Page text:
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Accounting Terminology
GAAP (generally accepted accounting principles): Authoritative guidelines that define accounting practice at a particular time.

GAAS (generally accepted auditing standards): Auditing standards developed by the AICPA.

Generally Accepted Accounting Principles (GAAP): Authoritative guidelines that define accounting practice at a particular time.

Generally Accepted Auditing Standards (GAAS): Auditing standards developed by the AICPA.

General-Purpose Financial Statements: The financial reports intended for use by a variety of external groups; they include the balance sheet, the income statement, and the statement of cash flows.

General Ledger: A record containing the accounts needed to reflect the financial position and the results of operations of a business. In double-entry bookkeeping, the debits and credits in the general ledger are equal.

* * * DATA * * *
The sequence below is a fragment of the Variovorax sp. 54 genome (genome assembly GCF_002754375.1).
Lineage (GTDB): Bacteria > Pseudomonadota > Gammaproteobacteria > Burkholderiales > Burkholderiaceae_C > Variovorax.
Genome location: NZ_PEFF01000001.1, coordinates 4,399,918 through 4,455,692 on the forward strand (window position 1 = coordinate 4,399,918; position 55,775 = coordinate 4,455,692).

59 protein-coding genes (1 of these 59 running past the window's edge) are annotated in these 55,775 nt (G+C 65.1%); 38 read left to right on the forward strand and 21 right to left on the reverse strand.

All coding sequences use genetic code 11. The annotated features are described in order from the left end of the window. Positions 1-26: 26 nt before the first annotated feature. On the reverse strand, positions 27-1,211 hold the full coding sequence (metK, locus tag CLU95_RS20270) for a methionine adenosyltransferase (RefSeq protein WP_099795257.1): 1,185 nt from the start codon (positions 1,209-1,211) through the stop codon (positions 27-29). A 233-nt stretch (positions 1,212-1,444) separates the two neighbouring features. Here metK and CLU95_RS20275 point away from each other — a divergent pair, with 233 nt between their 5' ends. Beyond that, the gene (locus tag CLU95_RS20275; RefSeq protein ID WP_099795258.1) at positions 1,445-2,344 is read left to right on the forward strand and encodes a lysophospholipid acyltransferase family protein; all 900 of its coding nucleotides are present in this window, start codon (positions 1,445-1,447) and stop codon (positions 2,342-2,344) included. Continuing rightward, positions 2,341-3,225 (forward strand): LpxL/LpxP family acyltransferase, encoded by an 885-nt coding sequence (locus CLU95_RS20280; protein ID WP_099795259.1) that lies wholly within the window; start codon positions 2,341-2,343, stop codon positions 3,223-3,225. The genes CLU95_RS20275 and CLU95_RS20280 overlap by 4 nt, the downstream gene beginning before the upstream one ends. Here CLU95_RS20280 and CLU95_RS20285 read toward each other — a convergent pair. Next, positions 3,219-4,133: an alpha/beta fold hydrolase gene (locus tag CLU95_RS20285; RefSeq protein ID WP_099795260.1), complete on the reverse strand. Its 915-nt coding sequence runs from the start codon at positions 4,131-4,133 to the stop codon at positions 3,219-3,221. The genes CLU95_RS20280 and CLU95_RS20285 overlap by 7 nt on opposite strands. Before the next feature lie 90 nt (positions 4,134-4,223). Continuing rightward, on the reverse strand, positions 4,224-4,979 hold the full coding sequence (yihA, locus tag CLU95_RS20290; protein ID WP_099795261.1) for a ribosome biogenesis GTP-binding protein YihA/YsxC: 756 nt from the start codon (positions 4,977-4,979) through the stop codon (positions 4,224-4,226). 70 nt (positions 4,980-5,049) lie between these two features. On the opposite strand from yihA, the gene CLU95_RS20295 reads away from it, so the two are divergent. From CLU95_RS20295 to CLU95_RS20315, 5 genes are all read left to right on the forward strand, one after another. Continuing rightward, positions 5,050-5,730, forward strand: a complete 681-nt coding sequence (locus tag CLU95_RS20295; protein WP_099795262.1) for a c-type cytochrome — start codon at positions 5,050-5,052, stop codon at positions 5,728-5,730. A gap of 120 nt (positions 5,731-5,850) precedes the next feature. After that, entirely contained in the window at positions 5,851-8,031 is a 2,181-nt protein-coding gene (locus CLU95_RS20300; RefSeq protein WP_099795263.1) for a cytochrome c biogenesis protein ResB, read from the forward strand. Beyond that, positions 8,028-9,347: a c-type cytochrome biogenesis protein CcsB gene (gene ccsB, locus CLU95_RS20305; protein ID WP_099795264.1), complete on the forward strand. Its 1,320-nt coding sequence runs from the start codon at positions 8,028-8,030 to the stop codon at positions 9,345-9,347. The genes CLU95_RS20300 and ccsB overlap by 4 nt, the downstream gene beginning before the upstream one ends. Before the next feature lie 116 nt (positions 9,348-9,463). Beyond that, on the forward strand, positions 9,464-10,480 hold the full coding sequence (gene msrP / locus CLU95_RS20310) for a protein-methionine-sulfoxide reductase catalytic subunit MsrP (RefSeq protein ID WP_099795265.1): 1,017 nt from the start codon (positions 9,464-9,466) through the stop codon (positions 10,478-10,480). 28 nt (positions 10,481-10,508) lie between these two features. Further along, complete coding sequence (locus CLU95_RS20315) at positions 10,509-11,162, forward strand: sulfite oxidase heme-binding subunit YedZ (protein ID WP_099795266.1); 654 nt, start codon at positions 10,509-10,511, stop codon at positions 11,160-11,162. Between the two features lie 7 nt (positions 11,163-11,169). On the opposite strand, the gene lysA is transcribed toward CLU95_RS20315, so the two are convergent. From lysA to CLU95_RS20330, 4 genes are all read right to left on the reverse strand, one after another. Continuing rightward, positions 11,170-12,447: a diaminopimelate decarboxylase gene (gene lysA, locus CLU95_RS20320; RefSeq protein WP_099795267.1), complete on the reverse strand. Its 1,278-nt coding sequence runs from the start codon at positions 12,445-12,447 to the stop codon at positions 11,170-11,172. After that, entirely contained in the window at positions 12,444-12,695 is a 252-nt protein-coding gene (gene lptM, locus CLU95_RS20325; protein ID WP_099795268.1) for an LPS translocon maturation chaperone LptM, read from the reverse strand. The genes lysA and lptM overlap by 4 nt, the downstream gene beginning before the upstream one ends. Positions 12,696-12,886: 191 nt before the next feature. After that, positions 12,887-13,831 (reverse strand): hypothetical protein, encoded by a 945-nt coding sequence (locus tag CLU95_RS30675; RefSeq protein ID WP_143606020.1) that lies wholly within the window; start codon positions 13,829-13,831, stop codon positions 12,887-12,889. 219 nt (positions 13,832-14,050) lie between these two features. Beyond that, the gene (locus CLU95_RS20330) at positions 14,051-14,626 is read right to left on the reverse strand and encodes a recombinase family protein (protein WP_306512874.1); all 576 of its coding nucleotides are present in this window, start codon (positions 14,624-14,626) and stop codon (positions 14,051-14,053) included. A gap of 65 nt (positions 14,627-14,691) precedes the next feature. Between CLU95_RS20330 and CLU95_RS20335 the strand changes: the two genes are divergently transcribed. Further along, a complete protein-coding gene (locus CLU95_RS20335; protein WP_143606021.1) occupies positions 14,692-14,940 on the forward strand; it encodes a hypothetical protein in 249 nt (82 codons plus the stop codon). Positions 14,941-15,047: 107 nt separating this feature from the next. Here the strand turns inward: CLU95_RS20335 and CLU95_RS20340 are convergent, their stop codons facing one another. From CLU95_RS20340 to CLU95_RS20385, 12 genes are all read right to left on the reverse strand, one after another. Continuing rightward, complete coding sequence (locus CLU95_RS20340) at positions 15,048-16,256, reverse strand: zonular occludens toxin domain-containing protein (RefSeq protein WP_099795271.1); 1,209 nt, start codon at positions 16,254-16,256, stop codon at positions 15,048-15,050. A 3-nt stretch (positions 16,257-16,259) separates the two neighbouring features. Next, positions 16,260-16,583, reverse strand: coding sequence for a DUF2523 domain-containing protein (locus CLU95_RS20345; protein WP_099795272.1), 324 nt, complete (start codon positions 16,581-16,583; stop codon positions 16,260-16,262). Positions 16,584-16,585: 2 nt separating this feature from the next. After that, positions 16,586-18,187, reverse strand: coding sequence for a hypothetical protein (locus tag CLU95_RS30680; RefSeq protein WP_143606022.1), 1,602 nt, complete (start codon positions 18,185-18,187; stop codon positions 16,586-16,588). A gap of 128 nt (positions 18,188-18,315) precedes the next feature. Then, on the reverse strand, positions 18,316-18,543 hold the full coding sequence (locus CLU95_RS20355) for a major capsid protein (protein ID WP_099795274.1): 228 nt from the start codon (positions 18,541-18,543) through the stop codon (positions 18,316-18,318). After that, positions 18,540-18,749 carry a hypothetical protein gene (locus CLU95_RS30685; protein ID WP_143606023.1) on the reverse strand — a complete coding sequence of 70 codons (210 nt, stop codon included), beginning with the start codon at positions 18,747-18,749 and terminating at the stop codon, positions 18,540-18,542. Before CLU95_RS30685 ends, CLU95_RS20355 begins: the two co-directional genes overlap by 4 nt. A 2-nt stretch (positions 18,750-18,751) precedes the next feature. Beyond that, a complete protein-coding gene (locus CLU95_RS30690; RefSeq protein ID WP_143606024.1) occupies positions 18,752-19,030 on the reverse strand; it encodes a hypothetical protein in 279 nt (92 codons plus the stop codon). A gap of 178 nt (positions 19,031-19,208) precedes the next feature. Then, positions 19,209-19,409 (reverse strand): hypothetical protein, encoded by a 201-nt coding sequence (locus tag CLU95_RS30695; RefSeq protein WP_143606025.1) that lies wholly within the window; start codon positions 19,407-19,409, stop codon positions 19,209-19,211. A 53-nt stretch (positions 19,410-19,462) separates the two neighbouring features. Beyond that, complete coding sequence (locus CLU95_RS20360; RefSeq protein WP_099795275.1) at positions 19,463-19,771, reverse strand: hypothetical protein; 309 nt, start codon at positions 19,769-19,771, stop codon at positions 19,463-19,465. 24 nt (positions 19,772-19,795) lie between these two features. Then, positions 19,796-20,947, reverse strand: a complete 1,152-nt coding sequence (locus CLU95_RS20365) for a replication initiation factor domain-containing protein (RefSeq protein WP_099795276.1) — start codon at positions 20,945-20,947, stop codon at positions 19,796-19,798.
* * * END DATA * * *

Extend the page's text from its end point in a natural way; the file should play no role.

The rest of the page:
Going Concern: The idea that an accounting entity will have a continuing existence for the foreseeable future.

Goodwill: An intangible asset that exists when a business is valued at more than the fair market value of its net assets, usually due to strategic location, reputation, good customer relations, or similar factors; equal to the excess of the purchase price over the fair market value of the net assets purchased.

Gross Income: The taxable portion of a taxpayer's gross receipts.

Gross Loss: The balance of the trading account assuming it has a debit balance.

Gross Margin: The excess of net sales revenue over the cost of goods sold.

Gross Margin Method: A procedure for estimating the amount of ending inventory; the historical relationship of cost of goods sold to sales revenue is used in computing ending inventory.

Gross Profit: The balance of the trading account assuming it has a credit balance.

Gross Sales: Total recorded sales before deducting any sales discounts or sales returns and allowances.

Gross Tax Liability: The amount of tax computed by multiplying the tax base (taxable income) by the appropriate tax rates.